MBK Partners, the country’s largest private equity fund (PEF), has been selected as the preferred bidder for Hi-Mart ahead of retail giant Lotte Group.
But analysts say it would have been better for the country’s largest electronics retailer to be acquired by Lotte because the marriage would create much-needed synergy for both retail-oriented entities.
They say Hi-Mart will likely be put up for sale again three to five years later after undergoing stringent restructuring, given that PEFs normally attempt to purchase undervalued companies and restructure them to boost their corporate value before selling them at a higher price.
Hi-Mart said Monday that Eugene Group and other majority shareholders signed a memorandum of understanding with MBK to sell a combined 65.25-percent stake to the PEF.
“Both sides will soon hold a series of negotiations to finalize the sales price and other terms. We expect to sign the securities purchase agreement with MBK in the near future,’’ the company said.
Last week, Lotte and MBK submitted bids for Hi-Mart, while the other two contenders, Shinsegae and SK Networks, decided not to follow up on the initial inquiries.
Lotte, one of Korea’s largest department store and discount store chain operators, sought to take over Hi-Mart to secure the latter’s extensive sales network and create synergy with its subsidiaries.
MBK, which has taken over a number of financial and media firms over the years, looks to establish a presence in the home appliance industry.
According to investment banking industry officials familiar with the deal, MBK offered to buy Hi-Mart at about 80,000 won per share, while Lotte wanted to pay less than that. At 80,000 won per share, MBK will have to pay about 1.25 trillion won for the 65.25-percent stake.
It is widely expected to raise the necessary funds from pension funds and life insurance firms. The company will then normalize operations at Hi-Mart, which has been hit with a series of irregularities involving its chairman and majority shareholders, and raise its corporate value through restructuring.
“Many analysts had initially expected that Lotte Group would acquire Hi-Mart. In that case, it would have been much better for the electronics retailer because the firm could benefit from Lotte Group’s extensive retail businesses,’’ Samsung Securities analyst Nam Ok-jin said.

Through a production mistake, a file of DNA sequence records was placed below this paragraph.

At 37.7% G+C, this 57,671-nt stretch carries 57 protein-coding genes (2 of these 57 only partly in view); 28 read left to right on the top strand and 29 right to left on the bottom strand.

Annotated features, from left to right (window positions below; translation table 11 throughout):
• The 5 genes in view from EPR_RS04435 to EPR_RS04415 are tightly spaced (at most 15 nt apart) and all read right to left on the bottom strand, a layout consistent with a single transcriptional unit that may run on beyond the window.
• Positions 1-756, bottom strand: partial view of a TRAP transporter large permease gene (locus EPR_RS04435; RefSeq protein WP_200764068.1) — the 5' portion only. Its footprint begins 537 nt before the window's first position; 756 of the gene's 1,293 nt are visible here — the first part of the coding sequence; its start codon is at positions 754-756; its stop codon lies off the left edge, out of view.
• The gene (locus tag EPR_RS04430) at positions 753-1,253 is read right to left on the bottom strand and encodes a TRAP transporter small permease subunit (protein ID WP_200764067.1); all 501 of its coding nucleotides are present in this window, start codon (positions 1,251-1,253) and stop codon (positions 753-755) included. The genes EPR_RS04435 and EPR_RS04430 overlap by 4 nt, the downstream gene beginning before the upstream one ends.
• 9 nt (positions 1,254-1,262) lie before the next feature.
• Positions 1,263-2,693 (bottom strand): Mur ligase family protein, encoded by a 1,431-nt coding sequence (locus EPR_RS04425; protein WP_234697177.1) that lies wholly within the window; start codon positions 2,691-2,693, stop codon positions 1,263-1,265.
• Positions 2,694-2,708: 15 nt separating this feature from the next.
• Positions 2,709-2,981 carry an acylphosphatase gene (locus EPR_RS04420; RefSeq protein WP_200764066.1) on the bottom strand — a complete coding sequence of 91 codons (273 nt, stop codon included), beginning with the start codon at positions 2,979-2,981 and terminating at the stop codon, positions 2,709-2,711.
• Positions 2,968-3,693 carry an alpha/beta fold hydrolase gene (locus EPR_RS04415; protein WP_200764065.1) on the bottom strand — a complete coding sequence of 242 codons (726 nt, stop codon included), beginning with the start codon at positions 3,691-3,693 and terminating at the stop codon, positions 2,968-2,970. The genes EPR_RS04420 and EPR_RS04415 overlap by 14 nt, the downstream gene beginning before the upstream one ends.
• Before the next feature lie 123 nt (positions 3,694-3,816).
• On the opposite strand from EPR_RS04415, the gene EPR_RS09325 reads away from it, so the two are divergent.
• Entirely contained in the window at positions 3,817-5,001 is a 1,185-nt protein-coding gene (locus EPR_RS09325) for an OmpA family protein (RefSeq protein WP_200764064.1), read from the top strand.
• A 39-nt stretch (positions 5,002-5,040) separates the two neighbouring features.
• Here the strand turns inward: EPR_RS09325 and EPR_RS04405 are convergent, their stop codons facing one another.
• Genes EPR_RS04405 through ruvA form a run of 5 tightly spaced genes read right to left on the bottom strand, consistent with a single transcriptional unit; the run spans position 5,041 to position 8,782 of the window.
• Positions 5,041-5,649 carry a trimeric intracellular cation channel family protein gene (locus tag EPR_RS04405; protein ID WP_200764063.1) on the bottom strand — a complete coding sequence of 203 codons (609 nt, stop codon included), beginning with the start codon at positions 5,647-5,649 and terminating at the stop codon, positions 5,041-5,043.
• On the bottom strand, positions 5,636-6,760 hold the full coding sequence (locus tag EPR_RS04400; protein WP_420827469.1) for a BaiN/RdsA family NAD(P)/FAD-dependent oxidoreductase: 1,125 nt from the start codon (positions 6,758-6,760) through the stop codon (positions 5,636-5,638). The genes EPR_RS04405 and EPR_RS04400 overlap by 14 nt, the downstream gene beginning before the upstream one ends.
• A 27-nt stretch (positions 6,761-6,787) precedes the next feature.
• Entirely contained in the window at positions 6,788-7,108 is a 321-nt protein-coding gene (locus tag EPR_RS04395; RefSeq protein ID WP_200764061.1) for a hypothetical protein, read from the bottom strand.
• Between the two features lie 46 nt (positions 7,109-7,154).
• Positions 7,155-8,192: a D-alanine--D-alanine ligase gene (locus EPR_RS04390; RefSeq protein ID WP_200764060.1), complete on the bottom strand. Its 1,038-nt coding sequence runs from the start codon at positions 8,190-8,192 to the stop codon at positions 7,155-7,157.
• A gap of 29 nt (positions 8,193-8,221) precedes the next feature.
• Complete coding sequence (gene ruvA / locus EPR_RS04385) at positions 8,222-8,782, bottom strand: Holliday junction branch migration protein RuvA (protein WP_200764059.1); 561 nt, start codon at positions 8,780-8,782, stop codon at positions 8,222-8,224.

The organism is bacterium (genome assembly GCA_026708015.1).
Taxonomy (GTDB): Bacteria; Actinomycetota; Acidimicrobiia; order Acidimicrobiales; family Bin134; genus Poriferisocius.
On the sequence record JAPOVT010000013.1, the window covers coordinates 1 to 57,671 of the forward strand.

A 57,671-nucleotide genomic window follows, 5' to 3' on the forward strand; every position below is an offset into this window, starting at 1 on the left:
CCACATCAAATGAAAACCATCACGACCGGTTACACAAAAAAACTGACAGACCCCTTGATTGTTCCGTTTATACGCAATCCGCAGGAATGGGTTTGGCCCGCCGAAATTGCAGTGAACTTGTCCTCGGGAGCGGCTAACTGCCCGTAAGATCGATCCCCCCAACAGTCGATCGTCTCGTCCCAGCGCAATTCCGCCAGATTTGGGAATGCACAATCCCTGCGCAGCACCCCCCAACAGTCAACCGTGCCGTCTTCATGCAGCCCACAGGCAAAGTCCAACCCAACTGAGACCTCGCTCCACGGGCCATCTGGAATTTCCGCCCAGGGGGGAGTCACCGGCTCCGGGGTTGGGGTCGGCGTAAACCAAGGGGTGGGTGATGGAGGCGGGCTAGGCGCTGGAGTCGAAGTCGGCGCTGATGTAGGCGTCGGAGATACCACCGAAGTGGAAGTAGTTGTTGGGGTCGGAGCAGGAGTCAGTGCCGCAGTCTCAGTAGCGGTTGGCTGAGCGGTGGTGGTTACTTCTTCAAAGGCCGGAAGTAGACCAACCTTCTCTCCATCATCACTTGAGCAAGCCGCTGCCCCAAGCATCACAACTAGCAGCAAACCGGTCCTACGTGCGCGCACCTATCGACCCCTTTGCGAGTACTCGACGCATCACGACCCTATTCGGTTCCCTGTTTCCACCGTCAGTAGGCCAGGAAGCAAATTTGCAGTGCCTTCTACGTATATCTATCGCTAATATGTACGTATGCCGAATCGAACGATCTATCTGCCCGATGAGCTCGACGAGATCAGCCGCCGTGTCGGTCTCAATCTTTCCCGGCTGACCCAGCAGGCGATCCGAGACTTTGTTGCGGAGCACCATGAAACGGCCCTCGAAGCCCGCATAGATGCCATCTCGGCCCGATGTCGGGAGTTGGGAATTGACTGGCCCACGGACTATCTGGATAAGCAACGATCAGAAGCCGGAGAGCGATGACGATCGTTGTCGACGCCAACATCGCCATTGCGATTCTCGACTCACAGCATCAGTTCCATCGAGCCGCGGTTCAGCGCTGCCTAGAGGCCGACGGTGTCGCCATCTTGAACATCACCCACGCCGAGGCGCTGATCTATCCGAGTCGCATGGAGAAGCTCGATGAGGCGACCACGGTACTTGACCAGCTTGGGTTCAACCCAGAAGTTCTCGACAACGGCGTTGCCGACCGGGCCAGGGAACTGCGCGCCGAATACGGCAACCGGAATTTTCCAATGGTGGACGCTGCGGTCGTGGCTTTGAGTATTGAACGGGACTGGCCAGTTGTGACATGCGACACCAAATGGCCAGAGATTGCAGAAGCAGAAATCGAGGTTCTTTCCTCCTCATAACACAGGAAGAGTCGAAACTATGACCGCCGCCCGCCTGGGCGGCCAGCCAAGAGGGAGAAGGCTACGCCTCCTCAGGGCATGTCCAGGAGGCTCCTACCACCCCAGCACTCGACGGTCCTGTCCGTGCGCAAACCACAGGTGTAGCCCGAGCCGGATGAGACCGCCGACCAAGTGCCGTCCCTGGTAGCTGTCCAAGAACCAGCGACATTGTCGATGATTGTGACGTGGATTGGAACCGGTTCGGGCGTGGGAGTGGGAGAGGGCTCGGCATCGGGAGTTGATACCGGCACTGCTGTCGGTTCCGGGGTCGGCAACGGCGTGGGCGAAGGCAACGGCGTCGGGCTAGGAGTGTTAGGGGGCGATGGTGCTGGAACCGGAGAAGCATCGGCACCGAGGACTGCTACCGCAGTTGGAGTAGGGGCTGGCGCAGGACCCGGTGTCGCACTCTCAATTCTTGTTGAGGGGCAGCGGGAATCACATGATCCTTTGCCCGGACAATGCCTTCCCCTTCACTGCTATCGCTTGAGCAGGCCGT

Nam said the deal will be completed in the near future and projected that MBK will likely seek financial investors or retail firms as a strategic partner to jointly acquire and manage Hi-Mart.
“MBK’s acquisition is not the best scenario for Hi-Mart. But it is still better than nothing. Some analysts, including myself, had feared the sale might flounder amid the prolonged domestic market slump,’’ the analyst said.
Hi-Mart has been struggling since November when its former chairman Sun Jong-koo was indicted on charges of embezzlement and breach of trust. Following the incident, Eugene Group attempted to strip Sun of the chairmanship, sparking an internal feud over the control of Hi-Mart.
“I think MBK will implement restructuring programs to overhaul Hi-Mart over the next few years to boost its share price. The company will then likely be sold to Lotte and other retailers. It is just unfortunate for local retailers because they threw away a good opportunity to acquire the firm cheaply,’’ Nam said.
Hi-Mart shares have hovered around 54,000 won. But Samsung Securities said the share price could easily rise to 80,000 won. <The Korea Times/Lee Hyo-sik>
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